This particular example is not meant to be defi nitive or valid in any sense. It is just one of a universe of potential models (or hypotheses) about the way psychiatric morbidity is generated. (Discussion will return to procedures for comparing models in the next section.) This example does allow us, however, to make a few key points about the nature of pathology and its expression. First, in any generative model of psychopathology there is a fundamental dis-tinction between (time-invariant) parameters and (time-sensitive) states. This distinction can be regarded as the formal homologue of the distinction between trait and state abnormalities. For example, the patient illustrated above had a particular set of parameters i

p determining the family of trajectories (and their attracting sets) of pathophysiology. Simply knowing these parameters, however, does not tell us anything about the pathological state of the patient at a particular time. To determine this, one needs to infer the latent pathophysi-ology in terms of the current state x(t) using model fi tting or inversion. This presents a diffi cult (but solvable) problem, because we have to estimate both the parameters (traits) and states of a patient to determine their trajectory in the short term.

The second distinction this sort of model brings to the table is the distinc-tion between parameters that are patient specifi c and those conserved over the population to which the model applies. In statistical terms, this corresponds to the difference between random and fi xed effects, where patient-specifi c ef-fects model random variations in traits that may refl ect predisposing factors

series ed. J. Lupp. Cambridge, MA: MIT Press. ISBN 978-0-262-03542-2.

210 K. J. Friston

(e.g., genetic predisposition). Conversely, other parameters may be fi xed over patients and determine the canonical form of nosology.

In the example above, this distinction is illustrated by the difference be-tween parameters that are specifi c to each patient or pathophysiology i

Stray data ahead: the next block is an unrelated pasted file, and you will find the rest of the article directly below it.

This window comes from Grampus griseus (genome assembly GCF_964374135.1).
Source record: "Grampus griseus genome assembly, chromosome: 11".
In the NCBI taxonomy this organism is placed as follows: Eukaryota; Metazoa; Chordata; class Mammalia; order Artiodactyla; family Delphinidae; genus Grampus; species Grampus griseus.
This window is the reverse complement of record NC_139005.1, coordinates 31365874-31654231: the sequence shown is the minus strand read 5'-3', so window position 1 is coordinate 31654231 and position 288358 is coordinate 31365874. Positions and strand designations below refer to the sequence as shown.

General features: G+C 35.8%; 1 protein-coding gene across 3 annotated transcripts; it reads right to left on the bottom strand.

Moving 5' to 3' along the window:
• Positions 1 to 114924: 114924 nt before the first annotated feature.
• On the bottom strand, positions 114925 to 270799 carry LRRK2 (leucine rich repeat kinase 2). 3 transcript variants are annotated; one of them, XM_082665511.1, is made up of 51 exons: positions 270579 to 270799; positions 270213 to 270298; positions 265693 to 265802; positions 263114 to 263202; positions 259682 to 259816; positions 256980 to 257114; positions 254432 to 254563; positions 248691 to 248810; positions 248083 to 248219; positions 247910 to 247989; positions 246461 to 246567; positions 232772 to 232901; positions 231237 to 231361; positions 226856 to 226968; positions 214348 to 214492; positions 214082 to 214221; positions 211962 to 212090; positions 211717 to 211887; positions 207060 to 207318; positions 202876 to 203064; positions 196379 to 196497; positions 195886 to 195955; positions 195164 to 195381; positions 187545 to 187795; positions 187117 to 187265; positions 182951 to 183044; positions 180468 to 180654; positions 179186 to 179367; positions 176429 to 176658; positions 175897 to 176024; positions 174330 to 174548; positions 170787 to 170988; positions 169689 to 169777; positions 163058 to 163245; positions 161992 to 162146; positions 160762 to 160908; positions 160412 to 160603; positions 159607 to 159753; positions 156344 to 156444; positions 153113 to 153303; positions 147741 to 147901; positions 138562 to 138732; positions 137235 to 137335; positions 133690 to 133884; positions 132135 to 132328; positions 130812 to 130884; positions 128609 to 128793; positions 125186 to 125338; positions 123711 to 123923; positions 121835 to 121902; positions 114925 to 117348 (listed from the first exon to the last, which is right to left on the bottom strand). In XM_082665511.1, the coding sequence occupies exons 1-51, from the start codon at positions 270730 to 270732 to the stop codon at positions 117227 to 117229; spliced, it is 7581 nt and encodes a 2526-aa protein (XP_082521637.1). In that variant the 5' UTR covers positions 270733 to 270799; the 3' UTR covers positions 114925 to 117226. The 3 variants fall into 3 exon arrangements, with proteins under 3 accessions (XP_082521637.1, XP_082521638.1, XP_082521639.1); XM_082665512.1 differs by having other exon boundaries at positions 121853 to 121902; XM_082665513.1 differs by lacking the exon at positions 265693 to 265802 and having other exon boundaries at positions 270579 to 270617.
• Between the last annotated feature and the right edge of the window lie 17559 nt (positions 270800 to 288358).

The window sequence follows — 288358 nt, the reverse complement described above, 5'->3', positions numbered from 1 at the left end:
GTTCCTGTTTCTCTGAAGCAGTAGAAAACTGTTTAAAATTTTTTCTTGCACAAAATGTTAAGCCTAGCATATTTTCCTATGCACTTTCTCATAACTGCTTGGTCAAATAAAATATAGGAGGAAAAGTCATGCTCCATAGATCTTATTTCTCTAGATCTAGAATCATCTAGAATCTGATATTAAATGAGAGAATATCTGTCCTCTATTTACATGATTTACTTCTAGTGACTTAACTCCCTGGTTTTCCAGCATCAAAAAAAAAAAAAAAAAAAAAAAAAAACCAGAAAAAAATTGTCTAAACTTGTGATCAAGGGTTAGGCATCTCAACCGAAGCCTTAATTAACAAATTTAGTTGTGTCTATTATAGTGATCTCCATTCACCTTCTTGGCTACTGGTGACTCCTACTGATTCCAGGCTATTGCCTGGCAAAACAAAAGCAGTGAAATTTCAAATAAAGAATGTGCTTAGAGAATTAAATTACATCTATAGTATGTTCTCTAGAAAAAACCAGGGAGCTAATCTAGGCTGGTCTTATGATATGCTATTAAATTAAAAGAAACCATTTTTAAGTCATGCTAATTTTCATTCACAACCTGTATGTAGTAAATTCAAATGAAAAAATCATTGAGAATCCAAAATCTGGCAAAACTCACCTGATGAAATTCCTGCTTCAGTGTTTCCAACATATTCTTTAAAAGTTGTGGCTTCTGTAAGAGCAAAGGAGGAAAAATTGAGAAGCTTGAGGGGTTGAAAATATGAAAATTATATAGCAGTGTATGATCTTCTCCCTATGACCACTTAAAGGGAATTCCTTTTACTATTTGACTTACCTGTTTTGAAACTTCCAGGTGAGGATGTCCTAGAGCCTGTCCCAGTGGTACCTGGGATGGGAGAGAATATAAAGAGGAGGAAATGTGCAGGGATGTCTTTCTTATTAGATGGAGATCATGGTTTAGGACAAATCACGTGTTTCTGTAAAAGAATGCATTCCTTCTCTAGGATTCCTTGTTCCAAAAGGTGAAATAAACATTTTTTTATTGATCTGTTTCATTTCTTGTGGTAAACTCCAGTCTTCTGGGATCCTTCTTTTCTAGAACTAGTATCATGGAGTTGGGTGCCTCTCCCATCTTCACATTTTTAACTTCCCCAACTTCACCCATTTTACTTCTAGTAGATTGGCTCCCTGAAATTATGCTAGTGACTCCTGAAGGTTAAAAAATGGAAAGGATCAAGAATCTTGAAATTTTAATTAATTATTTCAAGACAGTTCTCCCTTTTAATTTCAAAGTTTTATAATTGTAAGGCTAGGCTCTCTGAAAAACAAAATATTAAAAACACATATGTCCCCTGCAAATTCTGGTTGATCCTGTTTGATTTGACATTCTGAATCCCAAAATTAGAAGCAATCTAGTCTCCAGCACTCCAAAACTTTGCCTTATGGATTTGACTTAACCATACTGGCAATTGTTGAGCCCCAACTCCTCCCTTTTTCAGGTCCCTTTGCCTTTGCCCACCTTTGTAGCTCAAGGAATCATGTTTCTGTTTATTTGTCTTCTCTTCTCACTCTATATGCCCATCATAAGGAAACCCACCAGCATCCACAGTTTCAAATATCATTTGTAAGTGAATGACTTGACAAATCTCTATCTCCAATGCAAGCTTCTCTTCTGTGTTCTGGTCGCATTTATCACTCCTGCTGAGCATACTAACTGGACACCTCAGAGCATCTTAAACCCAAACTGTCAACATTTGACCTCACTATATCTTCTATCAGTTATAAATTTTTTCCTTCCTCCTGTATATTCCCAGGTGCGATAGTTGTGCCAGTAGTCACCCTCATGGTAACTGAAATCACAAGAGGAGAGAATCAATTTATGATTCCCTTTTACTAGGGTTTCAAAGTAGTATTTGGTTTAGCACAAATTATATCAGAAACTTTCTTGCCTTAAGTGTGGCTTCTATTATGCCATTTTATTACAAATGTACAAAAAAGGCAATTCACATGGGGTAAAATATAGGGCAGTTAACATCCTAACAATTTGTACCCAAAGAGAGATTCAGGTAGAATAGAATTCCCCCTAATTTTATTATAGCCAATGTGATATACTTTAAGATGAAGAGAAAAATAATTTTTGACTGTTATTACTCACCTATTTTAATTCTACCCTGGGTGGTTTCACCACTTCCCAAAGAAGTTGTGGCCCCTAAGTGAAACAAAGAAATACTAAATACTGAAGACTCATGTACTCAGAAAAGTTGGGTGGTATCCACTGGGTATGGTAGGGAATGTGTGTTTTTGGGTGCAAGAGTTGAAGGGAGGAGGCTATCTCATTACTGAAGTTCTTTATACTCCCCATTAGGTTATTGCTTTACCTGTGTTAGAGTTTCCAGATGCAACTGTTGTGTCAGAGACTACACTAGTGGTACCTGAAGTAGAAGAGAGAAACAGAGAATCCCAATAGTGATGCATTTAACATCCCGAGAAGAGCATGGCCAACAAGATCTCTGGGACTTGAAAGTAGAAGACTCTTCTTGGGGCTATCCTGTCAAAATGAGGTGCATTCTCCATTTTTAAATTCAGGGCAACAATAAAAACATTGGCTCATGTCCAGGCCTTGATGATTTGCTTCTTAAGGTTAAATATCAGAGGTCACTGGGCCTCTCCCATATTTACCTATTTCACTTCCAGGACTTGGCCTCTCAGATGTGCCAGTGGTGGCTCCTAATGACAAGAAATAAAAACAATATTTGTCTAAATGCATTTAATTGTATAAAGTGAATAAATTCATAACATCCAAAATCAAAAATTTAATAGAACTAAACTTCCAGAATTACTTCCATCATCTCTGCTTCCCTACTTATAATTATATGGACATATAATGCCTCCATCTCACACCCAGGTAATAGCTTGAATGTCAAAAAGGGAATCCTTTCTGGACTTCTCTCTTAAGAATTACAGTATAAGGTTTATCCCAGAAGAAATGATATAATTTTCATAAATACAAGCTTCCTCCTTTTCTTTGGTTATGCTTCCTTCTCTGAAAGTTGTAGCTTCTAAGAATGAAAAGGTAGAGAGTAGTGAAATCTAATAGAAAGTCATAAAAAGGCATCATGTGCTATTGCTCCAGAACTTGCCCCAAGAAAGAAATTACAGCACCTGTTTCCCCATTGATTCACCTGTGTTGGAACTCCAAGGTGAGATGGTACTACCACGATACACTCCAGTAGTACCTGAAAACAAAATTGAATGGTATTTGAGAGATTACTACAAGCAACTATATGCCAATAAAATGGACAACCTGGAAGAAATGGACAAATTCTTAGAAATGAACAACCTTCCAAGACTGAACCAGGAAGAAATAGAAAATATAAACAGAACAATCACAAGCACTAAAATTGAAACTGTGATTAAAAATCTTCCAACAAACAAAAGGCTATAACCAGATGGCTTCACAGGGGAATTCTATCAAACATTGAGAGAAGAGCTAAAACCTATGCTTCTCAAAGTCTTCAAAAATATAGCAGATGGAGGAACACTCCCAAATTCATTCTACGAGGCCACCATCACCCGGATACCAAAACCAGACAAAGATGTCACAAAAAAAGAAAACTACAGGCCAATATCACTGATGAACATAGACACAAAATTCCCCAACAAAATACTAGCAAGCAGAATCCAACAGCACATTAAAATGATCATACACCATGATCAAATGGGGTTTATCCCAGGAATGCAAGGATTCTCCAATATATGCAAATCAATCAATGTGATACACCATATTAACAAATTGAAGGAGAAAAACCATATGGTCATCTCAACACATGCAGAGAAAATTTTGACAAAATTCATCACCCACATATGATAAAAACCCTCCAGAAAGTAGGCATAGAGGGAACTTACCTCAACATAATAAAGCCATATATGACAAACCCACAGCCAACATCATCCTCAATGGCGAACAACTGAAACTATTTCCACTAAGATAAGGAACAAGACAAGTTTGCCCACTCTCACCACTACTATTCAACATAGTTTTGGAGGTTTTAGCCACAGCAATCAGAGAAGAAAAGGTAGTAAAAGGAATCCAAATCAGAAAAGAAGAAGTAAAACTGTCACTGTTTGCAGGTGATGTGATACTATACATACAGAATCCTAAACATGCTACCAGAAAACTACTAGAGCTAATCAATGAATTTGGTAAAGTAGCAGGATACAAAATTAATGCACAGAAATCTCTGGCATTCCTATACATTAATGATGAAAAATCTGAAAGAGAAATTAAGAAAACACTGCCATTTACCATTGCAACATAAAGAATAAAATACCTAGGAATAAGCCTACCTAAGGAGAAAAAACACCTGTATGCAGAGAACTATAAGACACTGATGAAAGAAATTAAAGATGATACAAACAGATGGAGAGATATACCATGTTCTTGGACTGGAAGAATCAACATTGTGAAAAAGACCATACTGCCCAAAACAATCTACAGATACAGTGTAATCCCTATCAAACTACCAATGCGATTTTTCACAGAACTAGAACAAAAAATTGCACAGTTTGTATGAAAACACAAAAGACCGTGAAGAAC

p and those that are inherent in the nosology i

n. The nosological parameters defi ne a generic mapping from pathophysiology to psychopathology that is conserved over patients. Understanding this distinction is important practically, because nosological parameters can only be estimated from group data. Examples of this are given in the next section.

Model Inversion and Selection

Here let us consider the inversion and selection of generative models based on measurable outcomes. The ultimate aim of modeling is to predict outcomes for a particular patient. The quality of these predictions rests upon a model that is both accurate and generalizes to the sorts of patients encountered. The quality of a model is scored in terms of its evidence, given some data. However, to evaluate model evidence, one needs to be able to invert or fi t data. This means that we fi rst have to ensure that models can be inverted. In other words, can we recover the unknown parameters and latent variables responsible for clinical data? In what follows, the simulated patient above is used to see whether the latent states can be recovered, given the (known) therapeutic input and clinical outcomes (symptoms and diagnosis). Thereafter I will briefl y review Bayesian model comparison and discuss its crucial role in hypothesis testing and elabo-rating a more mechanistic nosology for psychiatry in the future.

Model Inversion and Bayesian Filtering

The problem of estimating unknown parameters and latent states from time series data is known as deconvolution or fi ltering in the modeling literature. Because we have to estimate both parameters and states, this presents a dual estimation problem that is usually accommodated by treating parameters as very slowly fl uctuating states. I will illustrate Bayesian fi ltering using an estab-lished procedure called dynamic expectation maximization (DEM). DEM was originally devised to infer latent neuronal states and the connectivity param-eters generating neurophysiological signals in distributed brain networks and has been applied in a number of different contexts (Friston et al. 2008). Special cases of DEM include Kalman fi ltering (when the states are known and the state-space model is linear).

Figure 11.2 shows the results of Bayesian fi ltering when applied to the symptom and diagnostic time series shown in the previous fi gure. The for-mat is similar to the middle panel of Figure 11.1; however, here, the colored lines correspond not to the true values generating data but to the estimated